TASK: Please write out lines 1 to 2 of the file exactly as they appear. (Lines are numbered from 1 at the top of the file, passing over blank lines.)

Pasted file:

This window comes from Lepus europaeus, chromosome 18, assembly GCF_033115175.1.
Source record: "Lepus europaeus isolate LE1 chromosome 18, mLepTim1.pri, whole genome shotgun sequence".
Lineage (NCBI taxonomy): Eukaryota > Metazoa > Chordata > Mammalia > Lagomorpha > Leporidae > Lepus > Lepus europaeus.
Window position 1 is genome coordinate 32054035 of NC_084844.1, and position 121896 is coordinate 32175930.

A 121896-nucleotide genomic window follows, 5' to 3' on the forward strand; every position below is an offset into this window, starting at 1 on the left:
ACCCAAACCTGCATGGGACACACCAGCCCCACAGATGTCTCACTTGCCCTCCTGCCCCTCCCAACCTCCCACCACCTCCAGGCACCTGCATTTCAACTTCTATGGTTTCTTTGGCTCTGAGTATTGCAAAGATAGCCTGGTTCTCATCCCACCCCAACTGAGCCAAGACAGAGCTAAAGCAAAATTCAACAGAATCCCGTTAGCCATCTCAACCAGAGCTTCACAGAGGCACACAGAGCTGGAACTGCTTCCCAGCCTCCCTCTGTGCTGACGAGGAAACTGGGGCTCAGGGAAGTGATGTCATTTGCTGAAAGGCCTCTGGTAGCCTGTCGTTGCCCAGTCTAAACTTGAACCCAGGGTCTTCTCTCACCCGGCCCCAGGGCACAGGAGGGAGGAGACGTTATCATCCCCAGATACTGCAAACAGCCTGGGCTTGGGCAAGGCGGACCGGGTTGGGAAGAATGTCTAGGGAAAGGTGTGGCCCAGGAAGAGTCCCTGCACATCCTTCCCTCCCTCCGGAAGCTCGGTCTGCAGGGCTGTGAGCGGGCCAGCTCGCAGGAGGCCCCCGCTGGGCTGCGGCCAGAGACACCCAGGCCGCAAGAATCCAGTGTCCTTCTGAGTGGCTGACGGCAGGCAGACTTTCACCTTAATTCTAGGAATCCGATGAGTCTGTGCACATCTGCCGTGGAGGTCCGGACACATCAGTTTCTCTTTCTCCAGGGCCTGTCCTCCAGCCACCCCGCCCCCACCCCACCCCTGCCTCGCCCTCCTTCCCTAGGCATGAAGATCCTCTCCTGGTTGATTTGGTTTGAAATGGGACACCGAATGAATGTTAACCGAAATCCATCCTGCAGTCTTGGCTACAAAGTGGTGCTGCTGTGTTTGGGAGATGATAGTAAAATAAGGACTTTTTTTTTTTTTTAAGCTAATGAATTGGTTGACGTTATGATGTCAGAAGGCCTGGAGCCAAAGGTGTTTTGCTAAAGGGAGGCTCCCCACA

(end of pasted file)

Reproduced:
This window comes from Lepus europaeus, chromosome 18, assembly GCF_033115175.1.
Source record: "Lepus europaeus isolate LE1 chromosome 18, mLepTim1.pri, whole genome shotgun sequence".